It's been a while since I've made any Arduino & node.js mashups so decided to address that this week. I've always wanted to use Arduino to visualise in a very tangible way some form of data from a computer - be it data from a website, disk usage, or - as in this case - system load.
The idea is pretty simple: we want to build something (using Arduino) which visually indicates and interprets the five minute load average sent to it (using NodeJS). We'll use green, yellow and red LEDs to visualise the load and we'll use a Piezo Buzzer to play a disconcerting alarm sound when the load goes above a certain threshold.
The project gets a little more complicated when we want to monitor a remote server rather than a local machine directly attached to our Arduino board, and again when we want to make the actual monitor board wireless (e.g. portable) - the code on GitHub contains all the possible variations though we're only going to look at monitoring a local server with with a wireless monitor. Of course, the most useful combination is a wireless monitor visualising the load of a remote (e.g. production) server - a quick look at server.js and relay.js should be fairly self explanatory but if not please feel free to get in touch or leave a comment on this article.
Let's take a look at the finished product in action. The video shows the system being load tested using ApacheBench - first with a moderate load and then with a dangerous amount the system can't cope with. A few things to watch out for:
- The kernel only updates the load averages roughly every 5 seconds, but as soon as it does, the monitor gets updated
- The warning (yellow) LEDs light up when the load average goes above 0.75
- The panic (red) LEDs light up when the load average goes above 2.00, which also triggers an audible alarm. In the video this sound is incredibly quiet so you might have to turn your sound right up, but in reality it's plenty loud enough!
- The monitor often updates before the top output does - this is just because top by default doesn't update its load averages as soon as they're updated, but we do
- We're using the 5 minute load average rather than the 1 minute variable as it's less prone to fluctuations - temporarily going above a load average of 1.00 isn't a disaster over a minute, but it's a concern over five!
How does it work?
Explaining in exact detail how it all works would make this a painfully long article, so in brief:
- The direct.js process periodically queries the system load average and converts it to a rounded integer by scaling it up by a factor of 100 - this is simply so we only ever send the Arduino integers (it felt a bit simpler that way). If the value has changed since the last time we sent it, we write it to the serial port the Arduino is connected to (in my case,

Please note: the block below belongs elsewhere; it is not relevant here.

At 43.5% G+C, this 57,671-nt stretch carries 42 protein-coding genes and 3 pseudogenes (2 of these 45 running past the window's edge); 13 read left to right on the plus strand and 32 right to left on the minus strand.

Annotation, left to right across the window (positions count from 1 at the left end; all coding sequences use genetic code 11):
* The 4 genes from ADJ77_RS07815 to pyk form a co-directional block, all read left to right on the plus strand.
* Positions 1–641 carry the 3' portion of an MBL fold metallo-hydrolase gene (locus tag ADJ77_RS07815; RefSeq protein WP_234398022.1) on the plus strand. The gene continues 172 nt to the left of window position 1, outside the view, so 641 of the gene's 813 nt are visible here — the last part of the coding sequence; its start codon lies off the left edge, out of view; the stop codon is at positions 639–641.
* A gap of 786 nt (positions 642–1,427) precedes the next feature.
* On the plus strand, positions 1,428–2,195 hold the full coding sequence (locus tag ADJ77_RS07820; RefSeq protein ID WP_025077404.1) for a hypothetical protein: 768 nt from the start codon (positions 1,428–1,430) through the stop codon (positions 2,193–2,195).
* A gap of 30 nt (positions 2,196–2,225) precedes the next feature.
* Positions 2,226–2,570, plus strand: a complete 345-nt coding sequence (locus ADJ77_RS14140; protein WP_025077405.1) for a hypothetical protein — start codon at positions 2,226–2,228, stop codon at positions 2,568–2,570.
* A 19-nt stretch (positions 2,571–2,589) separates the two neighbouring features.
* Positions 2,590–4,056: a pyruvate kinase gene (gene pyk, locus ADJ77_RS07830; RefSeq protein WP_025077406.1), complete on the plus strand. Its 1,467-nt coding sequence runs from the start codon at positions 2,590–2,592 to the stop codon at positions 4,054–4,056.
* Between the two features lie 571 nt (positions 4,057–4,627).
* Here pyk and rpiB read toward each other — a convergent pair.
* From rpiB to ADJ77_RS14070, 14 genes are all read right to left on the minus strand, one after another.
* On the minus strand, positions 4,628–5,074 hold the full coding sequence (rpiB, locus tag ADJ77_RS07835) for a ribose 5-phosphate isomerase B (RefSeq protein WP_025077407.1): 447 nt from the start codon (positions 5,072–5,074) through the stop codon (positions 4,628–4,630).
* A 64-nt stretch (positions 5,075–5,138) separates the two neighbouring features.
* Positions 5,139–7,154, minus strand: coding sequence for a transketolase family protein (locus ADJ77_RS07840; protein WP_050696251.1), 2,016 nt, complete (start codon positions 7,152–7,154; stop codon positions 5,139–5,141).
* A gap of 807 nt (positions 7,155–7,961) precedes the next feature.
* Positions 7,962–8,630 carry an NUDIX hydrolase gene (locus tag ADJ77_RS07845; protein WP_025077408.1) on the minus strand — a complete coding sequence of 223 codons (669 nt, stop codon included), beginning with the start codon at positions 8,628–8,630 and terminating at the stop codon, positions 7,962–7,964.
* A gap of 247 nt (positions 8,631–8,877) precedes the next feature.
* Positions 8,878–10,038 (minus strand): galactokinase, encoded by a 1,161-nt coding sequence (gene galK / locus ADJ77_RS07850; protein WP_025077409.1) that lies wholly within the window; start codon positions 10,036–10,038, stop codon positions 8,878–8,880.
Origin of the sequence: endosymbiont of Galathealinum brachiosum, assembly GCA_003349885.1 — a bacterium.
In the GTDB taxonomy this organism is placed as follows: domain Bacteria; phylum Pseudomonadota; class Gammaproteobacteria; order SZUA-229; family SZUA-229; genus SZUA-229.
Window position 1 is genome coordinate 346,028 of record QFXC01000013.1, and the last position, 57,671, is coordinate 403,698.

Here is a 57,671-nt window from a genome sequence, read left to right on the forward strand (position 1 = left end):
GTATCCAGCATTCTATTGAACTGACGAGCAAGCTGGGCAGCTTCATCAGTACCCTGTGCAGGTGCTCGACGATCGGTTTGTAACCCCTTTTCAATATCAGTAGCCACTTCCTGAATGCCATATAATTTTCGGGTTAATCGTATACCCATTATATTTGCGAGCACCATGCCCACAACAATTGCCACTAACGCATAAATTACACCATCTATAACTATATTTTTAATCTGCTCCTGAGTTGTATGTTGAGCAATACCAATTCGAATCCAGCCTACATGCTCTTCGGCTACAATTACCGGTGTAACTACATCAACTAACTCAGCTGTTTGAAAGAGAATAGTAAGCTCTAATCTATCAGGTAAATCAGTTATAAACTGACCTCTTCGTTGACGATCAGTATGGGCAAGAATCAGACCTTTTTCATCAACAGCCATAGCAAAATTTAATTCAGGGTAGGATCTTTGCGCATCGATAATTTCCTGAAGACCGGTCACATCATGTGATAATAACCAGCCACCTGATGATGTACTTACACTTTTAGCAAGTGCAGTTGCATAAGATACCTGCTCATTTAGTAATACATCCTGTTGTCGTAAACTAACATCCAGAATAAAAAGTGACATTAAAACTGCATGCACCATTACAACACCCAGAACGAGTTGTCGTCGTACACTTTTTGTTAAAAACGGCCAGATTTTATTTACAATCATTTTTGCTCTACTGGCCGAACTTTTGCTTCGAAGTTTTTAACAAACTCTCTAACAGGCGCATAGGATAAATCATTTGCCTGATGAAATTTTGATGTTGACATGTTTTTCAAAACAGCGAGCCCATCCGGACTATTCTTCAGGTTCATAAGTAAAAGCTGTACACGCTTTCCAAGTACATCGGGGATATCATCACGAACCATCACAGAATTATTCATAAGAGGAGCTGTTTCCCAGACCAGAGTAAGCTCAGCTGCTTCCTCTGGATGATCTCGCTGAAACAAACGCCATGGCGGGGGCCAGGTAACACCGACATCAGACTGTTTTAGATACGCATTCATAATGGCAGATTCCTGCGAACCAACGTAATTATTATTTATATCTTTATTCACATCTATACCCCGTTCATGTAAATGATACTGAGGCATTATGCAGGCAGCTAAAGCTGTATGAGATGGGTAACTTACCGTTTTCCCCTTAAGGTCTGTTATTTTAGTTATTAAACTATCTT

- The Arduino board attached via the USB serial cable is running the serverload_send.pde sketch and simply relays anything it receives on its serial input to serial output - this is transmitted by an XBee radio
- The wireless Arduino board is running serverload_receive.pde. When it receives anything on its serial port (e.g. via its XBee radio) it converts it back to a normalised load average, performs a small bit of logic to determine what value to write to the shift register controlling the LEDs and checks to see if it's time to sound the panic alarm!
As with all the Arduinode experiments, the focus here is simplicity above all else. The arduino code could certainly do with tightening up (particularly the serial communication logic) and the node.js code could be more elegant. The number of CPU cores (used to normalise the load average) is hard coded into the serverload_receive.pde script rather than being sent from the server, and it would be nice to be able to override the alarm sound (apart from waiting for it to switch off automatically, or disconnecting it!).
One of the biggest improvements with the project would be to apply it to something a bit more real time - it's a shame that load averages are computed only roughly every five seconds as it somewhat negates many of the advantages of Node's evented architecture. The same arduino boards with a few software tweaks could easily be used to monitor virtually anything - one great use would be a real time hit counter for a website, a bit like hummingbird but with a physical output.
Of course, feel free to fork the project on GitHub and improve it, and if you end up using the code to actually monitor a production server then I'd love to hear about it!